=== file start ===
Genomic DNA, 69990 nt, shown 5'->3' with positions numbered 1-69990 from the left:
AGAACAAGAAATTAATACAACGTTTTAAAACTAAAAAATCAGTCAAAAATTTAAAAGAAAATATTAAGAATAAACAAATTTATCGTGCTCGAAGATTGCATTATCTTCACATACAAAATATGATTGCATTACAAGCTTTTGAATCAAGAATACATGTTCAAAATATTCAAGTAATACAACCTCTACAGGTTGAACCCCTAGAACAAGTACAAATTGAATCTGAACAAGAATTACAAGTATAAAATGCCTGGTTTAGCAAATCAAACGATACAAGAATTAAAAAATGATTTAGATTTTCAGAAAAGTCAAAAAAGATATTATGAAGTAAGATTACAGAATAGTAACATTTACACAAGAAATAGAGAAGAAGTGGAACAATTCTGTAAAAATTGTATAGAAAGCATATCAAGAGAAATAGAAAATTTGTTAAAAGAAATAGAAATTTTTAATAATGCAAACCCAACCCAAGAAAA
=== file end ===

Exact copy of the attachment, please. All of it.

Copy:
Genomic DNA, 69990 nt, shown 5'->3' with positions numbered 1-69990 from the left:
AGAACAAGAAATTAATACAACGTTTTAAAACTAAAAAATCAGTCAAAAATTTAAAAGAAAATATTAAGAATAAACAAATTTATCGTGCTCGAAGATTGCATTATCTTCACATACAAAATATGATTGCATTACAAGCTTTTGAATCAAGAATACATGTTCAAAATATTCAAGTAATACAACCTCTACAGGTTGAACCCCTAGAACAAGTACAAATTGAATCTGAACAAGAATTACAAGTATAAAATGCCTGGTTTAGCAAATCAAACGATACAAGAATTAAAAAATGATTTAGATTTTCAGAAAAGTCAAAAAAGATATTATGAAGTAAGATTACAGAATAGTAACATTTACACAAGAAATAGAGAAGAAGTGGAACAATTCTGTAAAAATTGTATAGAAAGCATATCAAGAGAAATAGAAAATTTGTTAAAAGAAATAGAAATTTTTAATAATGCAAACCCAACCCAAGAAAA